In a novel but little-noticed endeavor, Secretary of State Hillary Rodham Clinton has been trying to persuade American cities and states, including Honolulu and Hawaii, to contribute to the conduct of U.S. foreign affairs.

Over the last 20 years, Honolulu, the nation’s 10th most populous city, and Hawaii, the 40th most populous state, have dabbled in foreign affairs but without a sustained effort. Being host to the Asia-Pacific Economic Cooperation forum last fall was Hawaii’s most demanding experience in that field.

Currently, Mayor Peter Carlisle appears to have fit into Ms. Clinton’s plans, having travelled to Asia three times — Japan, Korea, and China — since taking office in 2010. The mayor has said he sought to expand economic and sister city ties. Gov. Neil Abercrombie, however, seems so far to have shown little interest in foreign ventures.

Until Ms. Clinton started this program, foreign policy was the province of the White House, the State Department, and other federal agencies. Now, says a senior State Department official, “the scope of what defines nation-to-nation conversations is shifting in the modern, more global, and more flattened economy.”

Reta Jo Lewis, who is responsible for promoting Secretary Clinton’s plan, has been saying in recent speeches that “city-to-city and state-to-state dialogues [are] just as critical to the larger context of executing, implementing, and achieving a nation’s overarching diplomatic goals.”

“Building peer-to-peer relationships between state and local elected officials has a tremendous effect on foreign policy that often goes unrecognized,” Ms. Lewis says. “Building these relationships and encouraging this engagement at the subnational level has limitless potential.”

“Peer-to-peer relationships provide state and local leaders around the globe with an intimate glance into the American way of life, and more importantly, into our democratic institutions and system of governance,” she says.

“Even at a more basic but equally important level, these interactions develop trust – an attribute essential to developing strong bilateral ties.”

In Hawaii at the state level, Brenda Lei Foster, a specialist in Asian affairs, was an active “foreign minister” in the governments of Governors John Waihee and Benjamin Cayetano. She is now president of the American Chamber of Commerce in Shanghai but her position in state government no longer exists.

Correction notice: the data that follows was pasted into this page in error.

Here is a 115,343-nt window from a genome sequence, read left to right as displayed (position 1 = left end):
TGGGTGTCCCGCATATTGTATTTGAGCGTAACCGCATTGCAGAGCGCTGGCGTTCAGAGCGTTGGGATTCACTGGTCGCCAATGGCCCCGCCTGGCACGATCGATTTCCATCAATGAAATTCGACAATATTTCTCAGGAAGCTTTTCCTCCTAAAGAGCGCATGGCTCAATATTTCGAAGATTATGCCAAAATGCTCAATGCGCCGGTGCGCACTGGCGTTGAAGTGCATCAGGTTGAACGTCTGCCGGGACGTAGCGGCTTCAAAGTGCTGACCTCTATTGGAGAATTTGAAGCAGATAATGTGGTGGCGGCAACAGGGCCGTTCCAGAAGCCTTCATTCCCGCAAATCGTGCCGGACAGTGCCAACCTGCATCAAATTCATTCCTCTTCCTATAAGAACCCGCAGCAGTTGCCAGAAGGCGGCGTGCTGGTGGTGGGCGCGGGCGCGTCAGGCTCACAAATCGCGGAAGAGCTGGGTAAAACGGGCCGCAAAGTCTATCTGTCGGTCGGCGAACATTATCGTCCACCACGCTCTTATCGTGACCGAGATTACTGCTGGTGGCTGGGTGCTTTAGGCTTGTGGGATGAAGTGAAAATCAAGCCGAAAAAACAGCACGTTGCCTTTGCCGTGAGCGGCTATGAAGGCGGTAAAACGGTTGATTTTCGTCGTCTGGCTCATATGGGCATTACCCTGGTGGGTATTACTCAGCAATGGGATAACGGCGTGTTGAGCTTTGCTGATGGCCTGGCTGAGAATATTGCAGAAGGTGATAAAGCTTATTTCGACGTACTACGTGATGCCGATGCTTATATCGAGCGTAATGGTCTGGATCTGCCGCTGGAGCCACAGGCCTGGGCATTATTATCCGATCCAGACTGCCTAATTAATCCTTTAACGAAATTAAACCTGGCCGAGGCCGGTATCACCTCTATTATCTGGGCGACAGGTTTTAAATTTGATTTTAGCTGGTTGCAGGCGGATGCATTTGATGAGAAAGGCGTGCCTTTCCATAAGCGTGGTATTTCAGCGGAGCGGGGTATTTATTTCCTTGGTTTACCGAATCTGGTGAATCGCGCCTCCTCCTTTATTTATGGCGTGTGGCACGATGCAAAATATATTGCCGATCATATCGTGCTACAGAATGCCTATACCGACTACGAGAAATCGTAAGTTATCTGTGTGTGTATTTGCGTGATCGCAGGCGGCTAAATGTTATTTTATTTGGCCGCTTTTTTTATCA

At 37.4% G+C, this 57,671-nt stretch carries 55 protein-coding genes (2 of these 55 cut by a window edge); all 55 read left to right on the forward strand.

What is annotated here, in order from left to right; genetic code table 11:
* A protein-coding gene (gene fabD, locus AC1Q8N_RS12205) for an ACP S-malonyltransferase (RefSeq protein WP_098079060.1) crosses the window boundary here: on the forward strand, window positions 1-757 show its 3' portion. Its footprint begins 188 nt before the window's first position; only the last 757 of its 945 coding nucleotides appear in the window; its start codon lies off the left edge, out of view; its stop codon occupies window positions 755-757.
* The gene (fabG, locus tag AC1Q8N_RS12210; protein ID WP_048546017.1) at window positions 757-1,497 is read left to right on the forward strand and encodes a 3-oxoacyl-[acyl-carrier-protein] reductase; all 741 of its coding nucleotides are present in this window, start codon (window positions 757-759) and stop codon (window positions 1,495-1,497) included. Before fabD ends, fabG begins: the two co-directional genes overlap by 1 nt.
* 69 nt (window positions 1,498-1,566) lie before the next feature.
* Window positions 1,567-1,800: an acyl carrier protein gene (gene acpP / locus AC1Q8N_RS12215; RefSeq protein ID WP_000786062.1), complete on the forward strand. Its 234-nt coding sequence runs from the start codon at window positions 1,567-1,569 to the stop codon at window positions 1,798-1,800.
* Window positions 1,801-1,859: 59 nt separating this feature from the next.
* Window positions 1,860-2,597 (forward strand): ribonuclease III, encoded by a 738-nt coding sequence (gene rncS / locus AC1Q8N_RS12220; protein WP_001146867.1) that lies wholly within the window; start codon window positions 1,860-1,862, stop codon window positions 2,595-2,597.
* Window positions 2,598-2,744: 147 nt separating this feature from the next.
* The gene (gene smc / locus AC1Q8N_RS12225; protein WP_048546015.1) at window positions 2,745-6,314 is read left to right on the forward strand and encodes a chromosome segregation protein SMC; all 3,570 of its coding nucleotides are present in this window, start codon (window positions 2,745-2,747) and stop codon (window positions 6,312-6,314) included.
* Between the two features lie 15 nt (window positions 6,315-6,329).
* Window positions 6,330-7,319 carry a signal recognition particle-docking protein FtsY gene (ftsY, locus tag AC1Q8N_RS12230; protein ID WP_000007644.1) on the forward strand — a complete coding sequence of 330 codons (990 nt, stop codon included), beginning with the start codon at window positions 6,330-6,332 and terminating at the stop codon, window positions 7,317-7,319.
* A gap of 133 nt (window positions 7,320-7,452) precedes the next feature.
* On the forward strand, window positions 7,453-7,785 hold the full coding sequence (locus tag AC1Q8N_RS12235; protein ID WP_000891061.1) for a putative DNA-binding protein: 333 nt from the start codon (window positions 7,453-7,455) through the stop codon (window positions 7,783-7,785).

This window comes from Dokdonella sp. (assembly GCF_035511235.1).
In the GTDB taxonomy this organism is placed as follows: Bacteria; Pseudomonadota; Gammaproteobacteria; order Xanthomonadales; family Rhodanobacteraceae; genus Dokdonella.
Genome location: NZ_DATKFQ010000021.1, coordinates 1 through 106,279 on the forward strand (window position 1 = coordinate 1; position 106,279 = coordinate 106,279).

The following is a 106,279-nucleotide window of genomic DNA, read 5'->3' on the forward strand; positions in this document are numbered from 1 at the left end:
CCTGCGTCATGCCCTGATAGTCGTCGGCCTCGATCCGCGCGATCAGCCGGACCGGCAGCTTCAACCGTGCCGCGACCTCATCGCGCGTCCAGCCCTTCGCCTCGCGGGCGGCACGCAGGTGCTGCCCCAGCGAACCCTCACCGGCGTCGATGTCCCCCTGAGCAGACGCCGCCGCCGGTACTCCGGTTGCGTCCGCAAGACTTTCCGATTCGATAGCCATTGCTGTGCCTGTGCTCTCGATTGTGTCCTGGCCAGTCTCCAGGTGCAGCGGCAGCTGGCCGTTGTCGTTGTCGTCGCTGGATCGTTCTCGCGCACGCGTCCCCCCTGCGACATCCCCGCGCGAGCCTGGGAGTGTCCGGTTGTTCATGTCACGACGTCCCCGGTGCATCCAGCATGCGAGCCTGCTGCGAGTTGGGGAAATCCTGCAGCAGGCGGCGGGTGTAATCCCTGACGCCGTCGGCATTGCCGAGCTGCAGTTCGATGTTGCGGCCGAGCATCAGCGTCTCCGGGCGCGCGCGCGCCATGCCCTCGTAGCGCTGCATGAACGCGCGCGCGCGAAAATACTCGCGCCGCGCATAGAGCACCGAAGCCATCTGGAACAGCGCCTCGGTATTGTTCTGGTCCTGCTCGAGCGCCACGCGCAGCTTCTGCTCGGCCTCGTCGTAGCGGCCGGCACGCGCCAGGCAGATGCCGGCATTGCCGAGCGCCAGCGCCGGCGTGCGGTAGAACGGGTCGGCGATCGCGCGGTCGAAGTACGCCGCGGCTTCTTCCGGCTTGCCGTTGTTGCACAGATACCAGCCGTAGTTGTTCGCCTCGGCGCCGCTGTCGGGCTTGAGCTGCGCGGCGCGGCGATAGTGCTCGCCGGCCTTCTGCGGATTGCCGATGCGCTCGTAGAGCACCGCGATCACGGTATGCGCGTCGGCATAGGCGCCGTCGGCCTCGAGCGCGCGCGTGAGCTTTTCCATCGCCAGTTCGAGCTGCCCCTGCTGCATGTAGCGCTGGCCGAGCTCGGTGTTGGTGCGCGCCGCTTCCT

Governor Linda Lingle delved a bit into foreign affairs, leading several delegations to Asia to encourage investment in Hawaii. In her second inaugural address, she said she intended to cultivate U.S. relations with Asia “because Hawaii is the only natural bridge between these two very different and important cultures.”

In Honolulu Hale, Mayor Jeremy Harris claimed that he had been invited to speak all over the world on Honolulu as a model city. Mayor Mufi Hannemann went on a mission to Japan seeking ideas for a rail system here.

Over the years, Honolulu has forged sister-city relations with 27 cities including Tokyo and Hiroshima in Japan, Inchon in South Korea, Kaohsiung in Taiwan, Hainan in China, Hue in Vietnam, and Mumbai in India. Whether anything beyond pleasant exchanges ever took place between those cities and Honolulu, however, is not clear.

Thus, Secretary Clinton and Ms. Lewis have encouraged cities like Honolulu and all the states to do more in foreign affairs. Ms. Lewis says: “Secretary Clinton has made it a priority to engage our subnational leaders and utilize them as an extraordinary source of innovation, talent, resources, and knowledge.”

“After all, it is the states and cities that are the engines of growth at the ground level where the transition from policy to practice becomes most visible.”

She concludes that the challenges of the 21st century require the U.S “to collaborate and innovate globally.” That has meant fashioning “a strategy for creating partnerships for achieving modern diplomatic goals by engaging all the elements of our national power and leveraging all forms of our strength.”

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About the Author

  • Richard Halloran
    Richard Halloran, who writes the weekly column called “The Rising East,” contributes articles on Asia and US relations with Asia to publications in America and Asia. His career can be divided into thirds: One third studying and reporting on Asia, another third writing about national security, and the last third on investigative reporting or general assignment. He did three tours in Asia as a correspondent, for Business Week, The Washington Post, and The New York Times, and was a military correspondent for The New York Times for ten years. He is the author of Japan: Images and Realities and To Arm a Nation: Rebuilding America’s Endangered Defenses, and four other books. As a paratrooper, Halloran served in the US, Japan, Korea, Taiwan, and Vietnam. He has been awarded the George Polk Award for National Reporting, the Gerald R. Ford Prize for Distinguished Reporting on National Defense, the U.S. Army’s Outstanding Civilian Service Medal, and Japan’s Order of the Sacred Treasure. He holds an AB from Dartmouth

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